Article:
Senators Place Zack Smith on Waivers

Senators Place Zack Smith on Waivers

Senators

Senators Place Zack Smith on Waivers

Mar 12, 2018; Sunrise, FL, USA; Ottawa Senators left wing Zack Smith (15) and Florida Panthers defenseman Mike Matheson (19) chase a loose puck in front of goaltender Roberto Luongo (1) during the first period at BB&T Center. Mandatory Credit: Jasen Vinlove-USA TODAY Sports

In a shocking development that Matt Duchene described as a “kick in the balls for (the players) in this locker room”, the Ottawa Senators placed forward Zack Smith on waivers at noon today.

Teams will have until noon tomorrow to submit claims on Smith.

At its base level, this move is a designed salary dump.

It’s clear that after teams simply weren’t willing to give up appreciable assets for Smith in a trade, the Senators will afford others to add the forward to their roster for the simple cost of absorbing the rest of Smith’s contract before: 1) moving Smith and absorbing part of his salary; or 2) taking another contract (money) back in a trade.

The likelihood that the Senators will find a suitor to absorb all of Smith’s deal — at a time when most teams are optimistic about their rosters and should want to avoid a multi-year commitment to a plus-30 player – is small.

Smith is in the second year of the four-year contract extension ($3.25M in real dollars and AAV), so I wouldn’t blame teams for balking at the price to not only preserve financial flexibility down the stretch but over the next two seasons as well.

When Smith signed his contract on January 23, 2017, he was 28 years old and was coming off his most productive season as an NHL player.

In 81 games during the 2015-16 season, Smith registered career highs in goals (25) and points (36).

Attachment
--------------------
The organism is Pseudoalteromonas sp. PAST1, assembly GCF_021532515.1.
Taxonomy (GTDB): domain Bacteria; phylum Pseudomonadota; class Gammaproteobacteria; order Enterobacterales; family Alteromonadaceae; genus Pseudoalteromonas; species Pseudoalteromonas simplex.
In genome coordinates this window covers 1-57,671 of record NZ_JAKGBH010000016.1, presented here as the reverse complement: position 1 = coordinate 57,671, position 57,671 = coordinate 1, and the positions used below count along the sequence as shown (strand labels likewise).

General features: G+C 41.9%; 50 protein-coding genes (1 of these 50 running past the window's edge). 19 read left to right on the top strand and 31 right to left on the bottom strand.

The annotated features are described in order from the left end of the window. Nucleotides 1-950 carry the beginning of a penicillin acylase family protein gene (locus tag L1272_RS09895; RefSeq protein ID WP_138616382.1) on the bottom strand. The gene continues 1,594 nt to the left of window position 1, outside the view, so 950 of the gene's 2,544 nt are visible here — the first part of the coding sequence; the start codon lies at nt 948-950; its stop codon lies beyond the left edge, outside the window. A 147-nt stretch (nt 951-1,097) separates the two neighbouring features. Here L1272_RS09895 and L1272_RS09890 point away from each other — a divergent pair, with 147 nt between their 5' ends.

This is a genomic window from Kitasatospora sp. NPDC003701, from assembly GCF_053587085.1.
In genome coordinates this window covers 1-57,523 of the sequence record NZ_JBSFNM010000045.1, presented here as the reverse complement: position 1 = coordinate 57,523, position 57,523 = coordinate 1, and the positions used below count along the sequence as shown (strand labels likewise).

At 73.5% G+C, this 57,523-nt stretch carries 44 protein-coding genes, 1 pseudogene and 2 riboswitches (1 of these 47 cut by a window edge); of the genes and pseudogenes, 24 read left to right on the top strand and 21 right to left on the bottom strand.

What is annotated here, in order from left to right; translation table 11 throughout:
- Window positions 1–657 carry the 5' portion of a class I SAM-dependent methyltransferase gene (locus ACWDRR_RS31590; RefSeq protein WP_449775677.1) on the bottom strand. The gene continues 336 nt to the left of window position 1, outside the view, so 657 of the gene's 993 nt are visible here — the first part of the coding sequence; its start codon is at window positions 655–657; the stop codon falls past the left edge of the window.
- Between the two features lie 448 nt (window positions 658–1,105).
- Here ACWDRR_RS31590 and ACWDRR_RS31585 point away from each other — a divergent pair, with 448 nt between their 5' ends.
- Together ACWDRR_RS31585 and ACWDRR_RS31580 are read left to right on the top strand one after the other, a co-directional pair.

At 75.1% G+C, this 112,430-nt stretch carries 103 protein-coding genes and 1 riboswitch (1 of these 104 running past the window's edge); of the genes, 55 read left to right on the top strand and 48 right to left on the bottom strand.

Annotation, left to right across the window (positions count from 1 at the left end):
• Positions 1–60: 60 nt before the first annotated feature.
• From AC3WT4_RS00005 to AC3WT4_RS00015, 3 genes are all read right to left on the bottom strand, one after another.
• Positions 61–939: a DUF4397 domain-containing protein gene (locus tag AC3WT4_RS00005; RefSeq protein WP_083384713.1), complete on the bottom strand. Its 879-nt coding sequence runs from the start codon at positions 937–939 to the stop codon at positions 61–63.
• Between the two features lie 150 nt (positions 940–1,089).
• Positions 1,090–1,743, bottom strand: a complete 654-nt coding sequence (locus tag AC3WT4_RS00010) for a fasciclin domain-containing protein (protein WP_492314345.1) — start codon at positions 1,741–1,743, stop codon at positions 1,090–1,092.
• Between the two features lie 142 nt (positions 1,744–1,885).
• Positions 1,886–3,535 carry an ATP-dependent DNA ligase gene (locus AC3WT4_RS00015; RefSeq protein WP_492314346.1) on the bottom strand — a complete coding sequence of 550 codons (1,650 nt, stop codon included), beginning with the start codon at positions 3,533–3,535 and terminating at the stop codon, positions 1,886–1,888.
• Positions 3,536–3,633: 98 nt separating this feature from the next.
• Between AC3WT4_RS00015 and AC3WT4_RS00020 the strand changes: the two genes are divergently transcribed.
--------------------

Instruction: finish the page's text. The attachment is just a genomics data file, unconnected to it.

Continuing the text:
After he was finally removed from playing a customary dump-and-chase checking line role alongside Chris Neil, Smith flourished in an offensive role playing with Jean-Gabriel Pageau and Mark Stone. Although many rightfully point to the fact that Smith scored on 20.7-percent of his shots as an explanation for why Smith was a posterchild for statistical regression, it ignores the impact that playing with the team’s best forward had on him.

Even in the games leading up to his signing during the 2016-17 season, Smith wasn’t playing that poorly.

Here is what I wrote at the time of his signing:

Although his production is a notch below last year’s pace, Smith still has 11 goals and 22 points in 43 games. His shooting percentage (12.7) resembles something closer to his career norms than last year’s inflated number, but his goal production is still pretty decent because he’s shooting the puck more than he ever has.

According to Corsica.Hockey, Smith’s five-on-five individual shots per 60 minutes of ice time is 8.13 – the highest of his career. To put this in perspective, he was only averaging 5.76 shots per 60 last season.

Smith deserves credit for adapting and changing his style. He’s gone from the predictable dump and chase style to one in which he’s carrying the puck with confidence and helping extend shifts in the opposition’s end.”